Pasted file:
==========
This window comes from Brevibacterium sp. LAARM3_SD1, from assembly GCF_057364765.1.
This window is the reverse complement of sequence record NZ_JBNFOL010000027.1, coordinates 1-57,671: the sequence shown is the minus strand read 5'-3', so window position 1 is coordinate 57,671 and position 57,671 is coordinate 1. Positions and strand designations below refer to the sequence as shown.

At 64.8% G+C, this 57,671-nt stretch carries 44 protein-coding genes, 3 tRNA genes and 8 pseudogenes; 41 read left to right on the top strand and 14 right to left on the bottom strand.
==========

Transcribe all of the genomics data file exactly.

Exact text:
This window comes from Brevibacterium sp. LAARM3_SD1, from assembly GCF_057364765.1.
This window is the reverse complement of sequence record NZ_JBNFOL010000027.1, coordinates 1-57,671: the sequence shown is the minus strand read 5'-3', so window position 1 is coordinate 57,671 and position 57,671 is coordinate 1. Positions and strand designations below refer to the sequence as shown.

At 64.8% G+C, this 57,671-nt stretch carries 44 protein-coding genes, 3 tRNA genes and 8 pseudogenes; 41 read left to right on the top strand and 14 right to left on the bottom strand.